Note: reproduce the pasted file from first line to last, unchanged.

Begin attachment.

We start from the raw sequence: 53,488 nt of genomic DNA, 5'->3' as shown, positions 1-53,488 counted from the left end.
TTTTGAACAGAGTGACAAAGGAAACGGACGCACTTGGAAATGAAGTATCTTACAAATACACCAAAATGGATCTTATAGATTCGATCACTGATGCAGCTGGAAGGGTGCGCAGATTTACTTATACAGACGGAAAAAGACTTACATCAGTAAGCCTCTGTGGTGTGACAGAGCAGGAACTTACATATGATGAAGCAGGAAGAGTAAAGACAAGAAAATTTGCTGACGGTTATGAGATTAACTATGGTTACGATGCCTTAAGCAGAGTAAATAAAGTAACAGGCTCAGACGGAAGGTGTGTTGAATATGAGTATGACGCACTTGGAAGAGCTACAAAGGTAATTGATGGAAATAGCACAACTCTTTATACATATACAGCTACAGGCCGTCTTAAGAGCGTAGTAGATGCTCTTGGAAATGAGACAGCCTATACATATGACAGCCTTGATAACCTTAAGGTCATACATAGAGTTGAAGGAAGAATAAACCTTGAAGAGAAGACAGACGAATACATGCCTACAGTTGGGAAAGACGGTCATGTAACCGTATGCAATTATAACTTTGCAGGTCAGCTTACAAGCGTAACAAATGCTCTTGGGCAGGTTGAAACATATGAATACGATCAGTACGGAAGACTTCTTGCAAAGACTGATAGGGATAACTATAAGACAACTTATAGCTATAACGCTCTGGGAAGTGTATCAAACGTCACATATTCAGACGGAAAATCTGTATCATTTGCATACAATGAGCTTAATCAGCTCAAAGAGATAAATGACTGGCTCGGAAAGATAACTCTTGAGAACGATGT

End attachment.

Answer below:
We start from the raw sequence: 53,488 nt of genomic DNA, 5'->3' as shown, positions 1-53,488 counted from the left end.
TTTTGAACAGAGTGACAAAGGAAACGGACGCACTTGGAAATGAAGTATCTTACAAATACACCAAAATGGATCTTATAGATTCGATCACTGATGCAGCTGGAAGGGTGCGCAGATTTACTTATACAGACGGAAAAAGACTTACATCAGTAAGCCTCTGTGGTGTGACAGAGCAGGAACTTACATATGATGAAGCAGGAAGAGTAAAGACAAGAAAATTTGCTGACGGTTATGAGATTAACTATGGTTACGATGCCTTAAGCAGAGTAAATAAAGTAACAGGCTCAGACGGAAGGTGTGTTGAATATGAGTATGACGCACTTGGAAGAGCTACAAAGGTAATTGATGGAAATAGCACAACTCTTTATACATATACAGCTACAGGCCGTCTTAAGAGCGTAGTAGATGCTCTTGGAAATGAGACAGCCTATACATATGACAGCCTTGATAACCTTAAGGTCATACATAGAGTTGAAGGAAGAATAAACCTTGAAGAGAAGACAGACGAATACATGCCTACAGTTGGGAAAGACGGTCATGTAACCGTATGCAATTATAACTTTGCAGGTCAGCTTACAAGCGTAACAAATGCTCTTGGGCAGGTTGAAACATATGAATACGATCAGTACGGAAGACTTCTTGCAAAGACTGATAGGGATAACTATAAGACAACTTATAGCTATAACGCTCTGGGAAGTGTATCAAACGTCACATATTCAGACGGAAAATCTGTATCATTTGCATACAATGAGCTTAATCAGCTCAAAGAGATAAATGACTGGCTCGGAAAGATAACTCTTGAGAACGATGT